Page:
2015 Anne Boisson, Meursault A.C., White Burgundy, France.
A totally unknown producer for me and an exciting discovery, especially after learning more about the winery and the care that went into crafting this beautiful Meursault, which shows the richness and supple roundness of the vintage as it begins to mature in the bottle with lush yellow fruits, wet stone and hazelnut leading the way on the ripe palate. This 2015 gains a bit of structure and mineral as it opens up and while not high in natural acidity it is lovely balanced and is drinking with lots of pleasing complexity, including clove spice, lemon curd and apple butter notes. I had this succulent Meursault with lobster tail dipped in butter and it was a fantastic pairing and one I certainly hope to enjoy again in the future, as I will keep my eyes open for upcoming releases from Boisson. The Boisson family Domaine in Meursault is a total of 8.5 hectares and makes wines under three different labels, of which Anne’s is one, and the vineyards are farmed to organic practices, though not certified. These highly coveted parcels are divided up between Bernard Boisson and his two children, Pierre and Anne, and although the wines are labelled individually as Boisson-Vadot, Pierre Boisson and Anne Boisson, interestingly they make the wines altogether in their cellar with no differences between them. I was impressed with the quality and depth in this basic Meursault, in fact it gave a Domaine des Comte Lafon Clos de la Barre, opened at the same dinner a real run for its money! A night of hedonistic excess made me, not quite forget this wine, but it did get put in a file of notes for later posting and I just recently uncovered them, an oversight I am correcting now.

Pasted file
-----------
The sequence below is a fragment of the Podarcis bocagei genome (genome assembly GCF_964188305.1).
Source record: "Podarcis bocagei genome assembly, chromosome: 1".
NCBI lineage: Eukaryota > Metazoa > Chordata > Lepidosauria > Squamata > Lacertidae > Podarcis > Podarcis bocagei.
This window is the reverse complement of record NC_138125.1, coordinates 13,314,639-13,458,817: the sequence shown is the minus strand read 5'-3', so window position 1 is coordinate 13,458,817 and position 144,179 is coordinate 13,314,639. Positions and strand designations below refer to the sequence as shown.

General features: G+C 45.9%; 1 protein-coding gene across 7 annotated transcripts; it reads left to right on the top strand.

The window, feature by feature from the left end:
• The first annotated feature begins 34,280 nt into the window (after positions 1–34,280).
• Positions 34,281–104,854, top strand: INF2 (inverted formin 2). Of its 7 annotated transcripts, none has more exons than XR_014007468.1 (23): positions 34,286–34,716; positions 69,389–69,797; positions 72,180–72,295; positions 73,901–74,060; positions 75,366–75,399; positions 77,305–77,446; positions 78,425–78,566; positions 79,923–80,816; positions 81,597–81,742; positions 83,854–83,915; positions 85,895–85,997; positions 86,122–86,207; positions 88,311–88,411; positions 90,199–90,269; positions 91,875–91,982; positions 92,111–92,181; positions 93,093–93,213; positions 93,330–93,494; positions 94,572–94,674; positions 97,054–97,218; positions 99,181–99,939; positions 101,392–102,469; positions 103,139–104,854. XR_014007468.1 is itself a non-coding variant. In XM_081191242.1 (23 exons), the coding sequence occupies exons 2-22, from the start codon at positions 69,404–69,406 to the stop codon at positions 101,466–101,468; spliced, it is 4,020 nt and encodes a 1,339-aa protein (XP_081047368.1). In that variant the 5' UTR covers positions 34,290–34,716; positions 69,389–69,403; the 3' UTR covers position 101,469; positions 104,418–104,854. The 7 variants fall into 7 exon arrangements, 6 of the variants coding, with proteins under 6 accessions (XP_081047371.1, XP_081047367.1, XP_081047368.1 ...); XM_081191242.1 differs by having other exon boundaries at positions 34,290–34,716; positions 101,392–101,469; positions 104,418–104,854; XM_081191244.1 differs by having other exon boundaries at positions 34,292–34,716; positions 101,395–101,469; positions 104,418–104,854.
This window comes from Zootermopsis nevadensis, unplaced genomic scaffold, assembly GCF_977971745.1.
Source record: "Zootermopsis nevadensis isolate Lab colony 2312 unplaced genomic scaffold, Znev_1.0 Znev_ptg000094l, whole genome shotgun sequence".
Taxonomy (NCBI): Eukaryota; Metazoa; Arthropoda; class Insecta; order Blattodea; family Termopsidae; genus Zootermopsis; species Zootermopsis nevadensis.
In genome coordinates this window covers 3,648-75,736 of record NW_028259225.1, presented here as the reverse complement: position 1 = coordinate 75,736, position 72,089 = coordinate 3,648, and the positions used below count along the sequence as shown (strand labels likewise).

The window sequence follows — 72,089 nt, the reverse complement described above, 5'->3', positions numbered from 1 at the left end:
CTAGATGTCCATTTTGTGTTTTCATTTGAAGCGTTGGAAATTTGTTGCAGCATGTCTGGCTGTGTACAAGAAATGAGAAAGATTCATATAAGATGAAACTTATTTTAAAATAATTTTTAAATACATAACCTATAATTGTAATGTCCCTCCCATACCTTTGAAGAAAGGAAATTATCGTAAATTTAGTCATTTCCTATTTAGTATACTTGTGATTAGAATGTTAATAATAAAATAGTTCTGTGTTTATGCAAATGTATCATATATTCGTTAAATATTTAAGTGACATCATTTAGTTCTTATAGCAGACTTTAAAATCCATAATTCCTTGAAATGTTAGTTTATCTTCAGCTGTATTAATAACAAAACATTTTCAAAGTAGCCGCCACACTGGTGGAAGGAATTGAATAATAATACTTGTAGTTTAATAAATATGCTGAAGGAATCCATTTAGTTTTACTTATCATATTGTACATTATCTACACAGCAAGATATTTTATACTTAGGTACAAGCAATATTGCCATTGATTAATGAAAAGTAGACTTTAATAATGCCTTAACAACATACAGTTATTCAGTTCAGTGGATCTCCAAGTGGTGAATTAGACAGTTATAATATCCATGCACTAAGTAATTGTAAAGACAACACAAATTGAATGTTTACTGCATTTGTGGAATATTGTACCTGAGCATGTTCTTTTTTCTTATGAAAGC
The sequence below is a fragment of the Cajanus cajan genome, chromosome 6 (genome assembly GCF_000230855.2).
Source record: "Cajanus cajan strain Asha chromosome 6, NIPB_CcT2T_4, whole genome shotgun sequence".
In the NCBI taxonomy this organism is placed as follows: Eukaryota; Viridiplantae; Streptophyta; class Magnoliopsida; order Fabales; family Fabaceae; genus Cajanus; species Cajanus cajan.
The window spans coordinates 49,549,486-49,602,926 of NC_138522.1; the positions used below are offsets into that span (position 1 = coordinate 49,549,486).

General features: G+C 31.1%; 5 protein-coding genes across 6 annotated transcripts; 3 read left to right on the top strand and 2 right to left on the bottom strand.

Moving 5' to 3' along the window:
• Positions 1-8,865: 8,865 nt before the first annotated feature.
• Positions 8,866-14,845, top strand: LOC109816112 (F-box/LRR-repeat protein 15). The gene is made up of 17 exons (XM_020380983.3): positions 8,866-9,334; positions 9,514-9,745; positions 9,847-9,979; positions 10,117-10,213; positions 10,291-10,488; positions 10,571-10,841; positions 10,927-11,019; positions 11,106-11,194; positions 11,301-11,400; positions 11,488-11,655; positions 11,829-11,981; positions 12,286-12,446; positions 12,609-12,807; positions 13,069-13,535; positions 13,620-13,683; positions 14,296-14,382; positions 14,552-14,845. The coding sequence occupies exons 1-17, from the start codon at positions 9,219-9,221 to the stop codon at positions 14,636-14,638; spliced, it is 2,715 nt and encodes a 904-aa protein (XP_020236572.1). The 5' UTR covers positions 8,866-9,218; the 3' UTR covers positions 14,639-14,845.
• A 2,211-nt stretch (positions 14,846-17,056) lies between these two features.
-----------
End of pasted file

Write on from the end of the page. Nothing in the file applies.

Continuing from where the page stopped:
The Anne Boisson Meursault is from the family’s hand tended sites and is a blend of most of their best parcel with very traditional winemaking employed and the hand harvested grapes were very seriously sorted in the vineyard and again at the Domaine before going into vats for primary fermentation. The Boisson wines are aged in mostly used French oak barrels for close to 18 months, or sometimes even longer if the vintage demands it. New oak is kept to the minimum at the Domaine and from what I am reading it can be up to 20% on the Meursault bottlings, but I can see not overt wood accents on this 2015 vintage and again the wine reveals plenty of steely/flinty tones and underlying class. When sipped with the magic lobster tail I found that instead of turning flabby this slightly honeyed and lightly golden 2015 Anne Boisson Meursault became more elegant, taut, chalky saline and even perked up aromatically with delicate white flowers coming through. I am looking forward to trying some new vintages of Anne Boisson and excited to try her Aligoté as well. I have noticed that the Boisson Vadot offerings have only been available outside France since the 2011 vintage, making it more understandable as to why I had never heard of them, and that this tiny producer was more than happy just to sell their wines to a collection of French mailing list clients, so I am happy they are now imported to the states. This 2015 still has a good life ahead, especially with its concentration and excellent mouth feel, but I suggest enjoying its immediate gratification. This bottling is a pretty good value, in white Burgundy, especially a Meursault, if you can find it, there is also a higher end and more limited offering called Meursault “Sous la Velle” that is more readily available over here, which has me itching to try.
($60 Est.) 93 Points, grapelive

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